Monday, June 10, 2013

Making strides, coming home soon!

A lot of progress in 24 hours. Feeding tubes came out and the girls both got moved out of the incubators and info open air "cribs" (they are more like plastic bins than cribs). Doctor says they will come home this week, maybe tomorrow but probably Wednesday or Thursday.

Also, they let me spend the night here in an extra room. Three hour feedings that take over an hour and rough. But making it work! I just found out I won't be able to spend the night again b/c they need the room for sick children. Totally understandable but breaks my heart :(

Sunday, June 9, 2013

8 days in the NICU and counting...

Bailey left, Brooklyn right.
Obviously I have not had much time to post updates on this blog. Here's a quick summary of the first eight days of the girl's lives.

I delivered on Friday June 1 at exactly 34 weeks. Girls were immediately taken to the NICU. They both had CPAP masks on to help with breathing, IVs for fluids, feeding tubes and a variety of sensors for breathing/heart rate checks. They were in incubators and we were allowed to touch them but not hold them that first night. Talk about torture. On Saturday, they took both girls masks off briefly and I was able to hold Brooklyn. Both girls had some issues with breathing so the masks went back on. Brooklyn's came back off by Sunday and I was able to try skin to skin kangaroo holding and she even breast fed a little which was totally cool.  (I had only been pumping until that point.) I did not hold Bailey until Monday when she got her mask off again which was really hard. Of course when I finally did I was sobbing, ha. Darren didn't even get to hold her until later that night or maybe the next day. I can't remember now as the days are beginning to run together.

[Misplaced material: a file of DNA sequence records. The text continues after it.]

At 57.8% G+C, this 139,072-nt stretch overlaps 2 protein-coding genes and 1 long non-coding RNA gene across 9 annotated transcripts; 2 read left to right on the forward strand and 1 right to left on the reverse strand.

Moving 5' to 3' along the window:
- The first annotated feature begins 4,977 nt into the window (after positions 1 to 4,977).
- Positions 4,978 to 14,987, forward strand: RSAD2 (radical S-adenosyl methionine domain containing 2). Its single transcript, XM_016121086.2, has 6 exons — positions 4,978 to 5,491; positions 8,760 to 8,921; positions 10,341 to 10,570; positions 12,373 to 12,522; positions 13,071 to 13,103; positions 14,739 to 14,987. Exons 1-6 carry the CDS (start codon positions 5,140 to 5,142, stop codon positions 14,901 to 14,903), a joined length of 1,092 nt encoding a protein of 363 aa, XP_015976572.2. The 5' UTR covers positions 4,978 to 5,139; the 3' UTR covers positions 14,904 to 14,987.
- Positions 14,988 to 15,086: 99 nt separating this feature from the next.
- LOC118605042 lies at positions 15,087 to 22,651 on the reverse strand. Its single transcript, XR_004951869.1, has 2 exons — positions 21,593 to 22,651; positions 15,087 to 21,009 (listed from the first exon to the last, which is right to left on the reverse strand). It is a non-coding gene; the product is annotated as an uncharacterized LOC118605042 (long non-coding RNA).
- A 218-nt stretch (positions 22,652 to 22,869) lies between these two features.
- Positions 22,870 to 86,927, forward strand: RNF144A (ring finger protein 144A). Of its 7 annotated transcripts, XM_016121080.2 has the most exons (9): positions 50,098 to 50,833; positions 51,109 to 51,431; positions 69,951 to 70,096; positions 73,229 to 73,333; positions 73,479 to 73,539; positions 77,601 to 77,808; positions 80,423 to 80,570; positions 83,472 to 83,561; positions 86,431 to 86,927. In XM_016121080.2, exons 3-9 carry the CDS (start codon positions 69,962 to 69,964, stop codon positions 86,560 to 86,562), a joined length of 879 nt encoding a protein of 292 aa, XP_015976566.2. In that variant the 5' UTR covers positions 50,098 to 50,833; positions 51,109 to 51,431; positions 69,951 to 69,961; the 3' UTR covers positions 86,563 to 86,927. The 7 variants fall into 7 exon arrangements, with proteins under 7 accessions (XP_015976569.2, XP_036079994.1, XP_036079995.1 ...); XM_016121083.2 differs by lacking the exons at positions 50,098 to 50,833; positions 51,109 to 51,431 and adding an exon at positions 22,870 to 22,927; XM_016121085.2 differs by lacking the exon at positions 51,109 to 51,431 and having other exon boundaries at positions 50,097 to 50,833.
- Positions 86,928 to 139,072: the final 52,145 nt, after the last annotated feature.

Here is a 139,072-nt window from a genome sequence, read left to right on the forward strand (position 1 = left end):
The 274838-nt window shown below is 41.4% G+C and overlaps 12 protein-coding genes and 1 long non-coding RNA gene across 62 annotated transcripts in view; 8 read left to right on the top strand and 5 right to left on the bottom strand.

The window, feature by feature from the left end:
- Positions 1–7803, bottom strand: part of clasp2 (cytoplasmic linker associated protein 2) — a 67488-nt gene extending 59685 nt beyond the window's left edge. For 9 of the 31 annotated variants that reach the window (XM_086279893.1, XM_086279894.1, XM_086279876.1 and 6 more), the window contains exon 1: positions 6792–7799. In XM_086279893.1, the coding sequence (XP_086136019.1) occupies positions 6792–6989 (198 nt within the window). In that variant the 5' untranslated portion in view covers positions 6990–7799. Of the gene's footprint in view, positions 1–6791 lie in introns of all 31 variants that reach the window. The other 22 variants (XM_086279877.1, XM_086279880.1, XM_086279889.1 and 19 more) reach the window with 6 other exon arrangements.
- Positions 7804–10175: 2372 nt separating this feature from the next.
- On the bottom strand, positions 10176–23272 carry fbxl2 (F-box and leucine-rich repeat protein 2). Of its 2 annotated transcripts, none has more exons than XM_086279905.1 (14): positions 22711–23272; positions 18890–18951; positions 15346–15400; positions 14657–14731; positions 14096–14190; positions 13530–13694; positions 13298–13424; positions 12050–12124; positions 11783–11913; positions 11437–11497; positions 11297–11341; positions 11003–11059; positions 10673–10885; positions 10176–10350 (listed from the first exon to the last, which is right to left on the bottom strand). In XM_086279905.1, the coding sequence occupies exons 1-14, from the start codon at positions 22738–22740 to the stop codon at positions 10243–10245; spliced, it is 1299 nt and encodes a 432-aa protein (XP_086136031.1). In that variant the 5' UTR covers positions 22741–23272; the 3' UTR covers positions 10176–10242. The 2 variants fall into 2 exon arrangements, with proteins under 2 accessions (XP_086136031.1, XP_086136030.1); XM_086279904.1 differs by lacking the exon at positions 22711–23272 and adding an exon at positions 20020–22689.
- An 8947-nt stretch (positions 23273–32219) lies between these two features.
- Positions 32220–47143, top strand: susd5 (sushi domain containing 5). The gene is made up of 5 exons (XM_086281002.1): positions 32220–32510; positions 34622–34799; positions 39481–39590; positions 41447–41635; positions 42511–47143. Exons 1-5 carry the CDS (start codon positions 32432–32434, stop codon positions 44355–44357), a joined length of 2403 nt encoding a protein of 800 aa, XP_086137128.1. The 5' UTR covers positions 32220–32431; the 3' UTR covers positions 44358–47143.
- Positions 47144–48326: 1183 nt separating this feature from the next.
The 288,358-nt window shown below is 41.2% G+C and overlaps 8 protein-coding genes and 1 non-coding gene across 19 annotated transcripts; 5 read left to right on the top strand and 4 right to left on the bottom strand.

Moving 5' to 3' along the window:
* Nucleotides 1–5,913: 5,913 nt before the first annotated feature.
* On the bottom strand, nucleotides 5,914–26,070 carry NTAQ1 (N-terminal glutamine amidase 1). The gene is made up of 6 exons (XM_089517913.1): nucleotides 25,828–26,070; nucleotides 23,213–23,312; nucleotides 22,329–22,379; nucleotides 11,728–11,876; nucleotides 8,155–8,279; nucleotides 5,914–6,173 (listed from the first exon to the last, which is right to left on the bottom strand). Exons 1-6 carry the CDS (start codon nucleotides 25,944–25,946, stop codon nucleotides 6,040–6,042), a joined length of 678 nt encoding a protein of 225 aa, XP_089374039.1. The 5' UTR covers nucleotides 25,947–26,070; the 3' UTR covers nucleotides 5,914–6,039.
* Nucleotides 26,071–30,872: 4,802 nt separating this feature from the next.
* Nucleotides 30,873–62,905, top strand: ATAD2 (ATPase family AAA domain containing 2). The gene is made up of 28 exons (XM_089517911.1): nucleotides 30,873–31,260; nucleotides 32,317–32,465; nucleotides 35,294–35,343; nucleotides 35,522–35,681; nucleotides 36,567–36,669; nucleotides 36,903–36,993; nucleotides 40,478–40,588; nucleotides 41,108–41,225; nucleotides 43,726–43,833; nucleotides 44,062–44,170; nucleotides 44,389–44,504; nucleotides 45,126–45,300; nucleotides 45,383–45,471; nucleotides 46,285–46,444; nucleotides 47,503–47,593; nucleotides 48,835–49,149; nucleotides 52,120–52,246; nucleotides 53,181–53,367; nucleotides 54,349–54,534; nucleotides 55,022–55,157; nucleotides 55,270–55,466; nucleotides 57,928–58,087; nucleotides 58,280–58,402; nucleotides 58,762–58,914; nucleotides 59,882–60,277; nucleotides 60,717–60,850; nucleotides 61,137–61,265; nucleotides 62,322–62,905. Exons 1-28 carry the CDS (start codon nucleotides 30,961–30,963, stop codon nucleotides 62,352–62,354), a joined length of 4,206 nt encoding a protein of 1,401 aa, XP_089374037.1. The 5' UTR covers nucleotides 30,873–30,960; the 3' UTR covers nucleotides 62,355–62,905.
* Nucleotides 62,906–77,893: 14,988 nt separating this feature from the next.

Right from the get go, the nurses start helping you learn to care for your preemie babies. Our girls are on a feeding schedule of 6,9, 12 and 3 (am/pm) so we try to be there for as many feedings as possible. We always change their diapers (which is interesting through the incubator with all the wires), check temps and then do a combination of me breast feeding one or both and Darren giving one or both their required formula. I am pumping as much as I can, but the girls have to have a set amount of food each feeding to gain weight and we have to supplement formula. TMI for a blog post? All I've talked about our babies, breast feeding, etc the past week plus.

We were lucky to be moved out of the "scary NICU" and into the continuing care room on the same floor as the postpartum patients (mommies who have already delivered.) That meant the girls were down the hall instead of me having to take an elevator down one floor. And when you are recovering from a c-section, getting around is pretty hard. Anyway, the continuing care room is for more stable babies. it's much quieter and has more privacy and space. We were in that room for a few days and then got moved to a room in pediatrics that is basically the girls own suite. Very private and nice in there. It even has a TV. And they bring me a tray for every meal in there since I am breastfeeding mom.

The nurses at Fairview have been wonderful. We are learning so much about caring for our little ones and we've been so lucky that the girls have done great. Every report is positive and they always say how close they are coming to going home. I can even call in the middle of the night (which I do) to check on them whenever I want.